Sunday, December 20, 2009

The Greatest Gift of All

'Tis the weekend before Christmas, a very special time;
Getting everything ready for this season sublime.

This morning we gathered to worship a great God who sent His son, Emmanuel, God with us. Brad welcomed us warmly, and candidly noted that it still blows his mind that the God of the universe would send His son to die for us. As we prepare for Christmas, Brad desired to make us aware of some special insights into this greatest gift of all.

The key announcement was a reminder that the Christmas Eve service will be at 4:00 p.m. on Thursday. Then a worship time commenced, led by the quartet with Chuck, Darlene, Ken and Dale. Two great songs and some Christmas hymns moved us deeper into the service.

Pearl and Ruth Anne lit the advent candles this week. After the offering and a time of praise and prayer, Dana sang a wonderful song about sifting through the attic and recognizing that "my precious Jesus is more than an heirloom to me."

Brad then stepped to the pulpit to deliver the Gospel.

The Greatest Gift of All
The sermon today drew its inspiration from Matthew 2:1-12, the story of the Magi.

1After Jesus was born in Bethlehem in Judea, during the time of King Herod, Magi from the east came to Jerusalem 2and asked, "Where is the one who has been born king of the Jews? We saw his star in the east and have come to worship him."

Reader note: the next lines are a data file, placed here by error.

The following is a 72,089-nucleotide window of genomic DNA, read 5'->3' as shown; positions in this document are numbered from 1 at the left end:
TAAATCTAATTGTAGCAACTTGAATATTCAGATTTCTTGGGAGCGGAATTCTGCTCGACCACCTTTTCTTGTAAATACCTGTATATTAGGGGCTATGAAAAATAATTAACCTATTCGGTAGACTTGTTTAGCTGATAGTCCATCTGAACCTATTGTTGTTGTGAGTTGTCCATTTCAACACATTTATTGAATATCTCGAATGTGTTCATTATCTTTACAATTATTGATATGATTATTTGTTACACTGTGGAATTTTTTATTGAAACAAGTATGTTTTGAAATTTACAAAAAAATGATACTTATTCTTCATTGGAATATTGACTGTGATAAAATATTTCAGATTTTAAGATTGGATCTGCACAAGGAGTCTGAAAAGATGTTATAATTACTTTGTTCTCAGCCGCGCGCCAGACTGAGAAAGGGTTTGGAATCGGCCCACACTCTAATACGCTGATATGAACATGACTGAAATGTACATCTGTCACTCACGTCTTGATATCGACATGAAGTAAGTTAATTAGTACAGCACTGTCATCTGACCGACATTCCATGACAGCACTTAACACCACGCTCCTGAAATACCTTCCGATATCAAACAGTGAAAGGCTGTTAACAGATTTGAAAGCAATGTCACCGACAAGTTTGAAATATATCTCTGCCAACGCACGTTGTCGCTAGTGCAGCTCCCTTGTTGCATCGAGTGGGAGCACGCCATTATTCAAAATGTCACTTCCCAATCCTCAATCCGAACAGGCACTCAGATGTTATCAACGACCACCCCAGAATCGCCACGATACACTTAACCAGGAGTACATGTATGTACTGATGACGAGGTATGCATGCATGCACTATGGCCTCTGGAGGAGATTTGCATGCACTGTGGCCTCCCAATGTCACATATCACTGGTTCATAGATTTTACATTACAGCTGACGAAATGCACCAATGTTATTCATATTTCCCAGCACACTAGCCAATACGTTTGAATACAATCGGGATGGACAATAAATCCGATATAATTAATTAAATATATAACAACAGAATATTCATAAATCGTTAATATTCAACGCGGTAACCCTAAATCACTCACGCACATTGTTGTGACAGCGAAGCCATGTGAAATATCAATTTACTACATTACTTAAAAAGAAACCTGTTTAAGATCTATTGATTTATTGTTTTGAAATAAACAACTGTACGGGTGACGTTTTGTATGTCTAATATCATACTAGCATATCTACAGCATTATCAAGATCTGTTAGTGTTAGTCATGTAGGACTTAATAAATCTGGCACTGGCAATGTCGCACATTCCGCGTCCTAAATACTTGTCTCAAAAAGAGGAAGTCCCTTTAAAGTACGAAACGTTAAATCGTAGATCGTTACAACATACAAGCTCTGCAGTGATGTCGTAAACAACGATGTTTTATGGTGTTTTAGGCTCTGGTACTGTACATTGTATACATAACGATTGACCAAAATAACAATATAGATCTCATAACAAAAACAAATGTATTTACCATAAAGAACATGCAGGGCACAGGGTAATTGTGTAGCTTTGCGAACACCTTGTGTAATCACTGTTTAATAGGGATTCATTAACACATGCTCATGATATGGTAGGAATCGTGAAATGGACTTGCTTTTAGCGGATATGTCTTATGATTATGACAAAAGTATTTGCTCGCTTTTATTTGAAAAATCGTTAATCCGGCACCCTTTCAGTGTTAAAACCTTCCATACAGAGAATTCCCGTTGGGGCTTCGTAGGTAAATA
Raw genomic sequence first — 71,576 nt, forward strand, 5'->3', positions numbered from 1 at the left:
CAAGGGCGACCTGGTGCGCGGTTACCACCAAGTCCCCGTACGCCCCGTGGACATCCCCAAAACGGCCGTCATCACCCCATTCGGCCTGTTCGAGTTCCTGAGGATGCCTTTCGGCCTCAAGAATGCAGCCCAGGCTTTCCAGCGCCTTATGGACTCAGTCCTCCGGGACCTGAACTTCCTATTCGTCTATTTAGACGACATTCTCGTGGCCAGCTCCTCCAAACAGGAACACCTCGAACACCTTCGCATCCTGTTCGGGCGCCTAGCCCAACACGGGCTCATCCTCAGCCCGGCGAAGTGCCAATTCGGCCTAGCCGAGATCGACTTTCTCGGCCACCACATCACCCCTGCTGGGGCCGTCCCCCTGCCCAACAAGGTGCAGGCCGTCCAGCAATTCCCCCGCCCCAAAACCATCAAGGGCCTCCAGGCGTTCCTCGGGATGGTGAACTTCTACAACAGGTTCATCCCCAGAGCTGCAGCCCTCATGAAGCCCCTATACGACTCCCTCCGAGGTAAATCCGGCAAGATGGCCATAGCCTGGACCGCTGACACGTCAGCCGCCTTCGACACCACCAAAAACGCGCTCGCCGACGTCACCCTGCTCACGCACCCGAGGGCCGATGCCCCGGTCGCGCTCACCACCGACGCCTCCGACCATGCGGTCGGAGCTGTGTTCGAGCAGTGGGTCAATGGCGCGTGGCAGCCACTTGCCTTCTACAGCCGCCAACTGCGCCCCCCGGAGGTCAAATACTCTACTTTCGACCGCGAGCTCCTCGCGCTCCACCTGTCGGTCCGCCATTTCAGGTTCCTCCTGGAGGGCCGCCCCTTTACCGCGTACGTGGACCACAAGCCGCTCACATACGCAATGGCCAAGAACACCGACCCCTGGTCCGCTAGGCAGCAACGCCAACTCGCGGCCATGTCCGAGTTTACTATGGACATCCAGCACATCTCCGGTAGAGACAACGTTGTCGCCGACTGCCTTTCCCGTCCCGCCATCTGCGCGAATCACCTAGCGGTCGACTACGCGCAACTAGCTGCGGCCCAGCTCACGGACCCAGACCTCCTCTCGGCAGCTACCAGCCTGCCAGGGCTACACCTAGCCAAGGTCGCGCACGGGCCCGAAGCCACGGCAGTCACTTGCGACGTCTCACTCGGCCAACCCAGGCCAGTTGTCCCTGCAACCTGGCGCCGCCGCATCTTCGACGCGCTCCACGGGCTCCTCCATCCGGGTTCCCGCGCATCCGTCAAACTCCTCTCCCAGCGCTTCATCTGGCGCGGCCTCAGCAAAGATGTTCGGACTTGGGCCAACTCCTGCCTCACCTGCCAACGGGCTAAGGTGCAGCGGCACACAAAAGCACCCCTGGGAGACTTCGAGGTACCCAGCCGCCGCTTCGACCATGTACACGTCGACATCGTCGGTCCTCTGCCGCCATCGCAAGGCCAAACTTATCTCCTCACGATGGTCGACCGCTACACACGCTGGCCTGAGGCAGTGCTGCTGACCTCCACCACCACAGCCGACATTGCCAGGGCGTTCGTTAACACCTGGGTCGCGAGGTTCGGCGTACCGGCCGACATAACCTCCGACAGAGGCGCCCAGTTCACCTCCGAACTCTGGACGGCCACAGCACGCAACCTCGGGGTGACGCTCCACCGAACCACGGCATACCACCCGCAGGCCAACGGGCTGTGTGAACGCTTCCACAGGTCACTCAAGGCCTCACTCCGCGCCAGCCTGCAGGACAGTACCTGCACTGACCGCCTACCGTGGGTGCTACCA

3When King Herod heard this he was disturbed, and all Jerusalem with him. 4When he had called together all the people's chief priests and teachers of the law, he asked them where the Christ was to be born. 5"In Bethlehem in Judea," they replied, "for this is what the prophet has written:
6" 'But you, Bethlehem, in the land of Judah,
are by no means least among the rulers of Judah;
for out of you will come a ruler
who will be the shepherd of my people Israel.'"
7Then Herod called the Magi secretly and found out from them the exact time the star had appeared. 8He sent them to Bethlehem and said, "Go and make a careful search for the child. As soon as you find him, report to me, so that I too may go and worship him."

9After they had heard the king, they went on their way, and the star they had seen in the east went ahead of them until it stopped over the place where the child was. 10When they saw the star, they were overjoyed. 11On coming to the house, they saw the child with his mother Mary, and they bowed down and worshiped him. Then they opened their treasures and presented him with gifts of gold and of incense and of myrrh. 12And having been warned in a dream not to go back to Herod, they returned to their country by another route.

As with all great Bible passages many lessons can be extracted from this story. For people who seeking, one can learn much from the dedication of these seekers. And if you are in leadership, there are lessons to be drawn from the disingenuous behavior of Herod as well. But today's theme has to do with the giving of gifts, and the passage does offer insights into how we conduct ourselves in this season of giving.